The Development of Muscular Strength Following Knee Injury

Following serious injury to the knee, such as MCL or ACL rupture, the athlete will inevitably suffer muscle atrophy to the muscles surrounding the concerned knee. It is therefore vital throughout an athlete’s rehab program to work extensively on the surrounding muscles, in order to return to activity in the best possible condition, and prevent further injury.

Knee pain

Whilst not neglecting the upper body, the main muscles an athlete should look to work on throughout their rehab program include:

Building up the strength in all of these muscles is critical, as focusing on one more than the others can in fact result in more damage. For example, placing too much emphasis on trying to strengthen the quadriceps, and not enough on strengthening the hamstrings can result in a number of postural problems through muscle imbalances. In the case of ACL rehab strengthening the hamstrings should in fact be a priority, as strength in these muscles will prevent further injury down the line.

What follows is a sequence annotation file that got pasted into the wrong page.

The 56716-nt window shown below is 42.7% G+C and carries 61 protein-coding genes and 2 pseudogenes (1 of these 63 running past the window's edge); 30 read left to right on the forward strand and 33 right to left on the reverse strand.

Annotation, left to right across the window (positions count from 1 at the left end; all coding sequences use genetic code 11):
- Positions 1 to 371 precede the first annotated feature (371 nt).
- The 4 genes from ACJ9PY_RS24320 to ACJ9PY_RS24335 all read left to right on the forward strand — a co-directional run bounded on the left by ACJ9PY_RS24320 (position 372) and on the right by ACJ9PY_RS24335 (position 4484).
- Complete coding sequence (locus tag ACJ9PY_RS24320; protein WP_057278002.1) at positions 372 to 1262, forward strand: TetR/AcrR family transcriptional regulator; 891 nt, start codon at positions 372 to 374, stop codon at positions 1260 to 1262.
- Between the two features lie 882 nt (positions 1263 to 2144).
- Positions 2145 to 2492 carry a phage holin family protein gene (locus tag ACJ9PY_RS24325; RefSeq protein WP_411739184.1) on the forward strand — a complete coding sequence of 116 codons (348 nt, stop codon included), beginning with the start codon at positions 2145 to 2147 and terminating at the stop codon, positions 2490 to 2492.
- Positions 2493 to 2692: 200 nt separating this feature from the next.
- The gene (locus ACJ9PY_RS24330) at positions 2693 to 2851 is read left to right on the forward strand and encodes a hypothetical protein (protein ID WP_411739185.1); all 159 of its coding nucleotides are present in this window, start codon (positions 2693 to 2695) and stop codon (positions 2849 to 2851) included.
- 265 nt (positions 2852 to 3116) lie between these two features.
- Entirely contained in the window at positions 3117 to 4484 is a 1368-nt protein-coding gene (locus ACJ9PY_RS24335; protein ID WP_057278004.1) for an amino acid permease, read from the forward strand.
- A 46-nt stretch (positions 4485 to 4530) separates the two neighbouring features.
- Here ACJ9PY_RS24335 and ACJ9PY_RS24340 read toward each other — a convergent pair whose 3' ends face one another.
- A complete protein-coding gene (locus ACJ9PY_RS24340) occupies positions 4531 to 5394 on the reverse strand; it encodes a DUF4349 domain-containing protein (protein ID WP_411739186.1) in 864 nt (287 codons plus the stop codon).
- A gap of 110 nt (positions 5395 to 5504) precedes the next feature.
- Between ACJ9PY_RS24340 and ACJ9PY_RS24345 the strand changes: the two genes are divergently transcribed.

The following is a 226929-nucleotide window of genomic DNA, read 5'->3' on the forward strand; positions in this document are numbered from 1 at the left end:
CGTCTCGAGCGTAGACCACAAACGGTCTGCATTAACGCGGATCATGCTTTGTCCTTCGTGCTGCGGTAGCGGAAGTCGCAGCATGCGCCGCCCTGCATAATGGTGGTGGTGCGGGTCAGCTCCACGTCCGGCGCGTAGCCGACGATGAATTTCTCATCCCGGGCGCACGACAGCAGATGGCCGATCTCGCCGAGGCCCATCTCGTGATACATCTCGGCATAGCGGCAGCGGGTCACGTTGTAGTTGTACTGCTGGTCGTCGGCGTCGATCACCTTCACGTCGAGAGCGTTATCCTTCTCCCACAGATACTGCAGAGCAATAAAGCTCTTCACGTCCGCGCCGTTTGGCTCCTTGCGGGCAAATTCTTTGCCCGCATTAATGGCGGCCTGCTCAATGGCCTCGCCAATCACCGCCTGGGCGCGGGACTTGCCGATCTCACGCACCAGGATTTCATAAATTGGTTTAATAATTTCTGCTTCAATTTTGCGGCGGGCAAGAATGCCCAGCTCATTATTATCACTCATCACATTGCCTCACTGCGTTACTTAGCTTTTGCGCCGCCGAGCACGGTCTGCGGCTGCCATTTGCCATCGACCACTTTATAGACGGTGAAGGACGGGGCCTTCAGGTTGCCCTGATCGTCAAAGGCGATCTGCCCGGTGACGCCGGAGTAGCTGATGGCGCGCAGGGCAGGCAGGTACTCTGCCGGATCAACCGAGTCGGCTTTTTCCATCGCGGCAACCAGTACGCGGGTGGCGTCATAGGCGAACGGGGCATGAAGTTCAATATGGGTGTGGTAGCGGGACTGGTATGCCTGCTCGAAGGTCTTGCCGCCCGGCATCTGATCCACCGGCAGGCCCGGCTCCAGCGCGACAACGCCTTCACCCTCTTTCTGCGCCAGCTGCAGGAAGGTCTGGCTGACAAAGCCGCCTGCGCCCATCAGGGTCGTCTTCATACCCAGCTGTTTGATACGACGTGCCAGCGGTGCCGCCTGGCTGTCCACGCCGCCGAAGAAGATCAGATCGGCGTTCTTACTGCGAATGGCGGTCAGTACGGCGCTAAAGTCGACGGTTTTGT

Dependant on the severity of injury, early stage rehab should generally consist of closed chain exercises, where the knee or foot is in a fixed position, progressing all the way through to open chain exercises, where the knee or ankle are free to move. However, higher-end rehab of the muscles around the knee joint should only be a component looked at once muscular stability and endurance has been achieved in order to cope with the demands of the heavier loads.

Jamie Grange BSc (hons) GSR MSc CPT. 

Technique Physio.

 @JG_SC